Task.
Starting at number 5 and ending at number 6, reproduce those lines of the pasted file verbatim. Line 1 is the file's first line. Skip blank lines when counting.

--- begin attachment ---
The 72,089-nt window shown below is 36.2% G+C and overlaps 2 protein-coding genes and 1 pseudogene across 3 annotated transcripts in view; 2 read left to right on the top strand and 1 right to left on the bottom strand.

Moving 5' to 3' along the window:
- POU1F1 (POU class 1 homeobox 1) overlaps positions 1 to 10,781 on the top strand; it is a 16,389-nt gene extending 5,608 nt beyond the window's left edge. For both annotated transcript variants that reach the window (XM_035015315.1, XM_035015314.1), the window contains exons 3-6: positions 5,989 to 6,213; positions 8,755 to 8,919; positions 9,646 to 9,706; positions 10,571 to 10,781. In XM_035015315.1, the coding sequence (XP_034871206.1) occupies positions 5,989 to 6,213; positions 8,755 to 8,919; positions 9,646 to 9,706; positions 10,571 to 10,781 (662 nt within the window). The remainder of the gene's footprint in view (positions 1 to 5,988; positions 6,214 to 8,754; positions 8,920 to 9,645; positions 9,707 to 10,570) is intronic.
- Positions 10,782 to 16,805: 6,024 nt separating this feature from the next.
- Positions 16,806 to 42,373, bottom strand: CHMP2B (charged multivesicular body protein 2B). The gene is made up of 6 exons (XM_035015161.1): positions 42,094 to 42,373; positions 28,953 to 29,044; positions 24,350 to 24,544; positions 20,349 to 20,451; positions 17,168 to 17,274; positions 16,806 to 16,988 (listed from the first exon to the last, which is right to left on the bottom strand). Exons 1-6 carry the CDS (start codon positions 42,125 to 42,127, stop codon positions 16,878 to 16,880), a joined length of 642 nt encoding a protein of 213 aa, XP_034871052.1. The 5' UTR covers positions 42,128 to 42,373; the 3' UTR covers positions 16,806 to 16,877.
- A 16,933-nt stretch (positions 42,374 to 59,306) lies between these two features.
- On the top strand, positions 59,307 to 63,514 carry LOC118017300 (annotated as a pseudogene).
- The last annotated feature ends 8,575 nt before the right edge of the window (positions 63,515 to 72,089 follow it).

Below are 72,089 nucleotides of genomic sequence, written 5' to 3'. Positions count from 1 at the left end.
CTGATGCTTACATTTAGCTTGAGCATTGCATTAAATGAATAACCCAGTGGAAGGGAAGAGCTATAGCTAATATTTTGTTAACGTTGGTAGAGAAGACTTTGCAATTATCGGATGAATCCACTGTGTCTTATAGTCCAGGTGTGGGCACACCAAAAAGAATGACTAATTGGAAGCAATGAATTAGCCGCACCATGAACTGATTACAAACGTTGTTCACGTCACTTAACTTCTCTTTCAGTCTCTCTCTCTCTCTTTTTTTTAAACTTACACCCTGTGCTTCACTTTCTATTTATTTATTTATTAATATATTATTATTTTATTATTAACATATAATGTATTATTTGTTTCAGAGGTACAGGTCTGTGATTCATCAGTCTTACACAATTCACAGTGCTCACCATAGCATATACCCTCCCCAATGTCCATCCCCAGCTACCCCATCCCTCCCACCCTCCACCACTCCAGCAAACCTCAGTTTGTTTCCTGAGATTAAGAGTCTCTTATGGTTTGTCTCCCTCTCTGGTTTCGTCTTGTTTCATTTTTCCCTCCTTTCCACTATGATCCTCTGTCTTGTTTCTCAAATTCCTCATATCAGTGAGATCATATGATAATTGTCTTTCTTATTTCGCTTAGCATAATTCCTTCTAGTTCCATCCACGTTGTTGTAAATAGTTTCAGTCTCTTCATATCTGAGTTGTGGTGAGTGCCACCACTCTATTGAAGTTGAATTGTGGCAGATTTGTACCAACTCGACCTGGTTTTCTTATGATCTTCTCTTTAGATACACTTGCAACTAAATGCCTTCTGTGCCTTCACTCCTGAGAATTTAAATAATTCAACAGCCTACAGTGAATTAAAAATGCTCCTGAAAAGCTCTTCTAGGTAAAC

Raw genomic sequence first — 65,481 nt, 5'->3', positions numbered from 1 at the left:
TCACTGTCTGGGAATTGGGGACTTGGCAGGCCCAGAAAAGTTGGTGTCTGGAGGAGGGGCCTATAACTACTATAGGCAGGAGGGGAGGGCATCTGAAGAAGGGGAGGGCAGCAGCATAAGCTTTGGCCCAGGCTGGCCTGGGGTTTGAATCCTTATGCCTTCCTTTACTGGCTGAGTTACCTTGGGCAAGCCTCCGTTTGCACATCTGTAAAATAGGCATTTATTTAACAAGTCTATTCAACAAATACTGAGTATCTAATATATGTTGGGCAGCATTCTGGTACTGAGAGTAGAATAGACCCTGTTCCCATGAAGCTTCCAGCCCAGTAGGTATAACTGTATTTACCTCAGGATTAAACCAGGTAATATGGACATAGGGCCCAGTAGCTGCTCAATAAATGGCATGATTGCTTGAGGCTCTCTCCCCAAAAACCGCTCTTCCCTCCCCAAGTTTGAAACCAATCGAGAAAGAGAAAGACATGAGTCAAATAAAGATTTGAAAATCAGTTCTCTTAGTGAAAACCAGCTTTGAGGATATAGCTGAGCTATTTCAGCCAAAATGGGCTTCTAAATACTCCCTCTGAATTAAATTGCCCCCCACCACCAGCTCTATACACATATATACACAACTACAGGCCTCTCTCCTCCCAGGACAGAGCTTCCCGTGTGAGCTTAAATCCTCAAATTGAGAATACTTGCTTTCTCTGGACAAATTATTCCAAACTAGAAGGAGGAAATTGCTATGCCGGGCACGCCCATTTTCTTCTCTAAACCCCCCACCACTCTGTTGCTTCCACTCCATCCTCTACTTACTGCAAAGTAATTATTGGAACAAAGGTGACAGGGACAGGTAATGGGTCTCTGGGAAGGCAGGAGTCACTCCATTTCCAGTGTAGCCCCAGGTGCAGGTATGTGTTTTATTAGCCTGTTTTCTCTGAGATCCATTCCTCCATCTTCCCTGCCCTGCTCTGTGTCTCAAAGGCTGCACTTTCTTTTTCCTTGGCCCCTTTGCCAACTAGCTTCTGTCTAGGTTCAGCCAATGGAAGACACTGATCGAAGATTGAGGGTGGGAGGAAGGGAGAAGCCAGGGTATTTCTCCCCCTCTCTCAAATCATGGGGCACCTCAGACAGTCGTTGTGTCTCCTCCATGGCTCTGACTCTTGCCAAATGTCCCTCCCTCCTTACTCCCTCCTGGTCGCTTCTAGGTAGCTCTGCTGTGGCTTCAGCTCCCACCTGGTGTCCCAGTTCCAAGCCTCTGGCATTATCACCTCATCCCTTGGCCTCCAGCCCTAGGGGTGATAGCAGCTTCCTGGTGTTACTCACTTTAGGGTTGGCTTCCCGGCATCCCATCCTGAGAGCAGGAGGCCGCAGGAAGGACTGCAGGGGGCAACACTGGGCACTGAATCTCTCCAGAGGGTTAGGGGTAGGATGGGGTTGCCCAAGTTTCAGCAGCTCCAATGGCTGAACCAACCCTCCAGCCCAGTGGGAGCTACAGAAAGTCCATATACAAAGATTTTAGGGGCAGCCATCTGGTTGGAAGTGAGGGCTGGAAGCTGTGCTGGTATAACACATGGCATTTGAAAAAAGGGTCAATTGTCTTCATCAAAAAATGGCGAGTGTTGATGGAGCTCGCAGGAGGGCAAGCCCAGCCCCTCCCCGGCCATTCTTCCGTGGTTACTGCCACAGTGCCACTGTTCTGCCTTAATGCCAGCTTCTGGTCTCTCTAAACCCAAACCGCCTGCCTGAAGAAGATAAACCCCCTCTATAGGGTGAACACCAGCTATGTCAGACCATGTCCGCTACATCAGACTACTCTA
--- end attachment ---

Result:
- Positions 16,806 to 42,373, bottom strand: CHMP2B (charged multivesicular body protein 2B). The gene is made up of 6 exons (XM_035015161.1): positions 42,094 to 42,373; positions 28,953 to 29,044; positions 24,350 to 24,544; positions 20,349 to 20,451; positions 17,168 to 17,274; positions 16,806 to 16,988 (listed from the first exon to the last, which is right to left on the bottom strand). Exons 1-6 carry the CDS (start codon positions 42,125 to 42,127, stop codon positions 16,878 to 16,880), a joined length of 642 nt encoding a protein of 213 aa, XP_034871052.1. The 5' UTR covers positions 42,128 to 42,373; the 3' UTR covers positions 16,806 to 16,877.
- A 16,933-nt stretch (positions 42,374 to 59,306) lies between these two features.